Growing up in Detroit, I knew the heartache of rooting for a team that was great, then bad, then good, then really bad.  When my son was young, we lived in Boston, in a time before the curse was broken once and then again for good measure. It was like I was meant to be a Sox fan. Watching the games together reminded me of everything I love about the sport. See the picture? That’s my basement wall. I painted it myself.

The last two summers it’s been hard to be a Sox fan.  It’s not that they are losing, although it’s definitely not fun to watch your team suck week after week.  It’s that they are no longer the team that I love.  They’ve become one of those big budget monolith teams that buy what they want in a cycle of endless name brand players who never live up to their hype. They’re sort of like the Yankees, only under .500.

I used to know every player in the roster. They had distinct personalities. The game had character.  I’ve been turning off the games, not so much because we’re losing, but because I’m bored, and I can’t believe I’m saying that. I’ve defended my love of baseball to everyone else who says they can’t stand it because it’s dull.

So here’s my plea to the players. Stop blaming it on the management, and the owners and the press. Sure, they aren’t helping. They aren’t making good decisions. But they pay you, they don’t own you. Your attitude is yours and yours alone. You get millions to play a game you supposedly love.  Could you at least look happy to be there?

Not feeling it? Join the rest of the world. We learn to fake it. You can too. Better yet, don’t, or give your job to someone who can’t wait to get in that uniform. I’m sure there’s a line. This is what the rest of us hear every single day–there’s a line forming right behind you to take your job. And we hustle to get it done. We put aside the fact that the dude in the next office is a mouth-breathing idiot, and that the woman in finance will make me run my numbers again, even though I know they are right.

You won Sunday’s game, and I still turned it off, because it was painful to watch. I read the stories about missing Pesky’s funeral, the fight with management, and the big trade with the Dodgers. Are you done with the drama? You get the big foam finger from me, and it doesn’t say “We’re number one.”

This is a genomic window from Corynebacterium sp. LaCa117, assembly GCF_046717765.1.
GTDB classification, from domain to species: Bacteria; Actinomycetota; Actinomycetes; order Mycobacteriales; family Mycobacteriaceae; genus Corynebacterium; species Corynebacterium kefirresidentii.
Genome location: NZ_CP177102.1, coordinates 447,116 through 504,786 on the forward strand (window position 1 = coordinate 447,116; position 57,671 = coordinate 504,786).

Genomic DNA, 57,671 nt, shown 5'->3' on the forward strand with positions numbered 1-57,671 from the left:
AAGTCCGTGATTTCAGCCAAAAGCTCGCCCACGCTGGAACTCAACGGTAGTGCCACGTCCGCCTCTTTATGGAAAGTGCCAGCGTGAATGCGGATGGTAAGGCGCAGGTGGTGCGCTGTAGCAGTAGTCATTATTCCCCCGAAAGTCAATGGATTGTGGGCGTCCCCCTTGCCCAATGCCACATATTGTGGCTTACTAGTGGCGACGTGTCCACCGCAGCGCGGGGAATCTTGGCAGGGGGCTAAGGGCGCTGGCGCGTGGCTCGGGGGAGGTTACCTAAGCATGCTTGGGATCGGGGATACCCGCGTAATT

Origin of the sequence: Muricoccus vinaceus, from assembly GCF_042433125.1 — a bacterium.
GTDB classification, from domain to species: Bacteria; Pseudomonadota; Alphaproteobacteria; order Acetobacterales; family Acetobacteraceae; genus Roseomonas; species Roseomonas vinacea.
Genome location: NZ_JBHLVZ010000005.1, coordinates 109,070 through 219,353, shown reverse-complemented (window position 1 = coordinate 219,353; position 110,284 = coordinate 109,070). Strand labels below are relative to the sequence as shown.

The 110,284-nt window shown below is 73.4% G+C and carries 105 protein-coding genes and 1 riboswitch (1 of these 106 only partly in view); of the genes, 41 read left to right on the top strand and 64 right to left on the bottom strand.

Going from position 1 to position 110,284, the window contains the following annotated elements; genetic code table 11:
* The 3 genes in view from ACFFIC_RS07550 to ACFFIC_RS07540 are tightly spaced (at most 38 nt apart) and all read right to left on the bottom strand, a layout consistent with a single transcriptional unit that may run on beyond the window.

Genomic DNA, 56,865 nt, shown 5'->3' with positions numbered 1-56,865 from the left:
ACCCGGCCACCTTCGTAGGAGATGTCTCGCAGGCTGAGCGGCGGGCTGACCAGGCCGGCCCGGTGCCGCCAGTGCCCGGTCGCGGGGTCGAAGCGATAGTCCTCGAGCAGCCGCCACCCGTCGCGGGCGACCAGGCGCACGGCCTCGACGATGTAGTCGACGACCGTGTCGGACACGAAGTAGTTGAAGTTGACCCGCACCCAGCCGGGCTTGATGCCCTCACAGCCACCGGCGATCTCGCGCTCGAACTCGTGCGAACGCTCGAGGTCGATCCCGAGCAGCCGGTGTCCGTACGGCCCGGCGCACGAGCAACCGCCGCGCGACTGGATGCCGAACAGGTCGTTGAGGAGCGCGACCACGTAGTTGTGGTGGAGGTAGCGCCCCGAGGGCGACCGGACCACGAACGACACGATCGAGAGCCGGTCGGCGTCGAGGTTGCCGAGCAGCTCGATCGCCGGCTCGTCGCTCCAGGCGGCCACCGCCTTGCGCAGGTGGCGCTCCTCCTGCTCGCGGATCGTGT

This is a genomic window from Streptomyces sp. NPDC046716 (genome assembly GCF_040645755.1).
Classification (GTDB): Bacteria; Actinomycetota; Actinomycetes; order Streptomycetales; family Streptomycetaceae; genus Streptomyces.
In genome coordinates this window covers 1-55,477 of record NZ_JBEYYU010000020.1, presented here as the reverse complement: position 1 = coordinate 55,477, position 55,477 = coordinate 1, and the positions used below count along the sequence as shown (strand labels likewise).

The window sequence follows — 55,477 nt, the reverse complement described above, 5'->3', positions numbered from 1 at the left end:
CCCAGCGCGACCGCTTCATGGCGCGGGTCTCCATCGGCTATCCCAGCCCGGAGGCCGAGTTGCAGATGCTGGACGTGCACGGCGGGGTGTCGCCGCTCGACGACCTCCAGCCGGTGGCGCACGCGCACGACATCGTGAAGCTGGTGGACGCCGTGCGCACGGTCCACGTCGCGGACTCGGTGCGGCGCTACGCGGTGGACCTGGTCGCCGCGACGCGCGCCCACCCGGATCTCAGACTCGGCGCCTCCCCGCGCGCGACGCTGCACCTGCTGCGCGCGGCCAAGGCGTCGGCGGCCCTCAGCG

I’ll tell you what. I’ll make you a deal. You and I both know the season is over for you. I will still watch and root for you if you make it worth my while.  I don’t care if you win. I care if you care. If you do, then I will. Capice?  I may throw like a girl, but I root like a beer-soaked dude, so bring it on, and I’ll make the hot dogs. Let’s have some fun out there, okay?

I am not wasting my money. You are wasting my money.

When I sent my son to Spanish Immersion camp, I expected him to be miserable.  It’s part of the camp experience.  I knew he’d complain about the heat, the lack of free time, some other child that bugs the crap out of him and how he hates the food.  He does that every year.  What I didn’t expect was for him to say that he’s bored and that the classes are too easy. According to him, he falls asleep regularly, and trades quips with his roommate at the back of the room.  He finishes the work too quickly, but the answers are correct, so the teacher gives him more work. Not harder work. Just more work.

He complained. “You sent me to this camp so I would learn Spanish. You’re wasting your money.” I give him credit for being smart about it. Complaining about the petty stuff wouldn’t move his heartless parents. Money and principles? We’re all ears.

My husband and I talked to the program director to get the rest of the story. He had talked to my son and his teacher and reviewed his work. He felt that our son was on the high side of the range of students for the class, but not strong enough to leap up to the next level. He needed to stay where he was.

Any class will have  a range of  student performance, we countered. How do you keep the more advanced kids moving forward?

He was very diplomatic. “We hope that the older, more experienced students will step up into roles of leadership with the other children. Engaging in projects within a leadership role requires a more extensive use of vocabulary. He could be doing more. By speaking more, and interacting more, he’ll become more facile with the language.”


What a polite way of telling me that my son would be less bored if he spent less time snoozing and griping in the back, and step up to the plate. Or to put it simply, you get out of it, what you put into it.